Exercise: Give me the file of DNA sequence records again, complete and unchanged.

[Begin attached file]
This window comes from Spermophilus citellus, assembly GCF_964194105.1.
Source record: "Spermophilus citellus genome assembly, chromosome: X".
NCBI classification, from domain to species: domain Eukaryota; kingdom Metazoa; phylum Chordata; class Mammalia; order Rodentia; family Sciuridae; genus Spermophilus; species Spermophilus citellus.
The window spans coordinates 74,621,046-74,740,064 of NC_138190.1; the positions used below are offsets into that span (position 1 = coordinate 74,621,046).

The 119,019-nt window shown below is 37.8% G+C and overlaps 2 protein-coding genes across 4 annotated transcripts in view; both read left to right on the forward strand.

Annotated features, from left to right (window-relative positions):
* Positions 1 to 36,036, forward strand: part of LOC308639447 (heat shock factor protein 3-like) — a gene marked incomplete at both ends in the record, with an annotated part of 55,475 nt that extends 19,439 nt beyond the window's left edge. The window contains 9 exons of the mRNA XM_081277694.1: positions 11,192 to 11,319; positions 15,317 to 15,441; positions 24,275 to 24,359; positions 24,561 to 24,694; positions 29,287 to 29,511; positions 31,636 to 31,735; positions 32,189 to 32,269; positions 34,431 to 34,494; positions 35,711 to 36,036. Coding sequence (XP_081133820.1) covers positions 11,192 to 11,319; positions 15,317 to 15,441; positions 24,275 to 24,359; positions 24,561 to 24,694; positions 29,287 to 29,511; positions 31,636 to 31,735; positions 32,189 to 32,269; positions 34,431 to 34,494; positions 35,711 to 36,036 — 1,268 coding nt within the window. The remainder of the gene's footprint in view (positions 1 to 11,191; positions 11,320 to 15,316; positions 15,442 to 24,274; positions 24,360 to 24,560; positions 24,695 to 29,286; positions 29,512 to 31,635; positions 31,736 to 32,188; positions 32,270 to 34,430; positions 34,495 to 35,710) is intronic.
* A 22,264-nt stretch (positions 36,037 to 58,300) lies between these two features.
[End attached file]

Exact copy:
This window comes from Spermophilus citellus, assembly GCF_964194105.1.
Source record: "Spermophilus citellus genome assembly, chromosome: X".
NCBI classification, from domain to species: domain Eukaryota; kingdom Metazoa; phylum Chordata; class Mammalia; order Rodentia; family Sciuridae; genus Spermophilus; species Spermophilus citellus.
The window spans coordinates 74,621,046-74,740,064 of NC_138190.1; the positions used below are offsets into that span (position 1 = coordinate 74,621,046).

The 119,019-nt window shown below is 37.8% G+C and overlaps 2 protein-coding genes across 4 annotated transcripts in view; both read left to right on the forward strand.

Annotated features, from left to right (window-relative positions):
* Positions 1 to 36,036, forward strand: part of LOC308639447 (heat shock factor protein 3-like) — a gene marked incomplete at both ends in the record, with an annotated part of 55,475 nt that extends 19,439 nt beyond the window's left edge. The window contains 9 exons of the mRNA XM_081277694.1: positions 11,192 to 11,319; positions 15,317 to 15,441; positions 24,275 to 24,359; positions 24,561 to 24,694; positions 29,287 to 29,511; positions 31,636 to 31,735; positions 32,189 to 32,269; positions 34,431 to 34,494; positions 35,711 to 36,036. Coding sequence (XP_081133820.1) covers positions 11,192 to 11,319; positions 15,317 to 15,441; positions 24,275 to 24,359; positions 24,561 to 24,694; positions 29,287 to 29,511; positions 31,636 to 31,735; positions 32,189 to 32,269; positions 34,431 to 34,494; positions 35,711 to 36,036 — 1,268 coding nt within the window. The remainder of the gene's footprint in view (positions 1 to 11,191; positions 11,320 to 15,316; positions 15,442 to 24,274; positions 24,360 to 24,560; positions 24,695 to 29,286; positions 29,512 to 31,635; positions 31,736 to 32,188; positions 32,270 to 34,430; positions 34,495 to 35,710) is intronic.
* A 22,264-nt stretch (positions 36,037 to 58,300) lies between these two features.